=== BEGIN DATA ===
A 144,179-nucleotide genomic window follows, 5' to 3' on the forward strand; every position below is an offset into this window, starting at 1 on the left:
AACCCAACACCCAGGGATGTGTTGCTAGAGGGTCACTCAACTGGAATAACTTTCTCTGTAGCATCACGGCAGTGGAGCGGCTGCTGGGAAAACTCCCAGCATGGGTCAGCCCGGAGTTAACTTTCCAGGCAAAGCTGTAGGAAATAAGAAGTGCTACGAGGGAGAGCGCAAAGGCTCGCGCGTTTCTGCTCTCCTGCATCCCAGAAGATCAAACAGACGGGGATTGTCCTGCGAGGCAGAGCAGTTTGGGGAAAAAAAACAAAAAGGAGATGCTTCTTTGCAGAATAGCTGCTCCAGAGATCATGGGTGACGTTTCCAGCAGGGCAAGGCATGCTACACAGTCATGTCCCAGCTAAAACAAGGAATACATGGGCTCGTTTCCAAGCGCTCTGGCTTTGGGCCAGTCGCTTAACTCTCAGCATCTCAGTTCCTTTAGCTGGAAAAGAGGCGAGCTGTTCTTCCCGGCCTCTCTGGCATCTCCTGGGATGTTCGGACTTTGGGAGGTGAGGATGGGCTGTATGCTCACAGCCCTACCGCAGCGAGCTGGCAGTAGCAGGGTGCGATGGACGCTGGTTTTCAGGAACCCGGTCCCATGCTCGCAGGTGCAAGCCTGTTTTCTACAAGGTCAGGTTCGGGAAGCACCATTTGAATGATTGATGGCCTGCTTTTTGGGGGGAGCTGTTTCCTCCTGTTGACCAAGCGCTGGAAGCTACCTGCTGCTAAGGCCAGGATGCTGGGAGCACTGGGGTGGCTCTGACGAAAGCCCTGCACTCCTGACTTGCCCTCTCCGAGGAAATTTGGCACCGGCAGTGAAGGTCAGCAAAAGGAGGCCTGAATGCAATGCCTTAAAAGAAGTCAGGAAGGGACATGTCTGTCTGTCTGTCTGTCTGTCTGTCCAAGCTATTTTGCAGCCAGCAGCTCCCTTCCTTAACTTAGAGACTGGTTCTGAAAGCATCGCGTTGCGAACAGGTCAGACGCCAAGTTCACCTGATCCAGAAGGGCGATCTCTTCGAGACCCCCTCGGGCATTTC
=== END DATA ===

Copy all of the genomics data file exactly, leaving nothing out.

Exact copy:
A 144,179-nucleotide genomic window follows, 5' to 3' on the forward strand; every position below is an offset into this window, starting at 1 on the left:
AACCCAACACCCAGGGATGTGTTGCTAGAGGGTCACTCAACTGGAATAACTTTCTCTGTAGCATCACGGCAGTGGAGCGGCTGCTGGGAAAACTCCCAGCATGGGTCAGCCCGGAGTTAACTTTCCAGGCAAAGCTGTAGGAAATAAGAAGTGCTACGAGGGAGAGCGCAAAGGCTCGCGCGTTTCTGCTCTCCTGCATCCCAGAAGATCAAACAGACGGGGATTGTCCTGCGAGGCAGAGCAGTTTGGGGAAAAAAAACAAAAAGGAGATGCTTCTTTGCAGAATAGCTGCTCCAGAGATCATGGGTGACGTTTCCAGCAGGGCAAGGCATGCTACACAGTCATGTCCCAGCTAAAACAAGGAATACATGGGCTCGTTTCCAAGCGCTCTGGCTTTGGGCCAGTCGCTTAACTCTCAGCATCTCAGTTCCTTTAGCTGGAAAAGAGGCGAGCTGTTCTTCCCGGCCTCTCTGGCATCTCCTGGGATGTTCGGACTTTGGGAGGTGAGGATGGGCTGTATGCTCACAGCCCTACCGCAGCGAGCTGGCAGTAGCAGGGTGCGATGGACGCTGGTTTTCAGGAACCCGGTCCCATGCTCGCAGGTGCAAGCCTGTTTTCTACAAGGTCAGGTTCGGGAAGCACCATTTGAATGATTGATGGCCTGCTTTTTGGGGGGAGCTGTTTCCTCCTGTTGACCAAGCGCTGGAAGCTACCTGCTGCTAAGGCCAGGATGCTGGGAGCACTGGGGTGGCTCTGACGAAAGCCCTGCACTCCTGACTTGCCCTCTCCGAGGAAATTTGGCACCGGCAGTGAAGGTCAGCAAAAGGAGGCCTGAATGCAATGCCTTAAAAGAAGTCAGGAAGGGACATGTCTGTCTGTCTGTCTGTCTGTCTGTCCAAGCTATTTTGCAGCCAGCAGCTCCCTTCCTTAACTTAGAGACTGGTTCTGAAAGCATCGCGTTGCGAACAGGTCAGACGCCAAGTTCACCTGATCCAGAAGGGCGATCTCTTCGAGACCCCCTCGGGCATTTC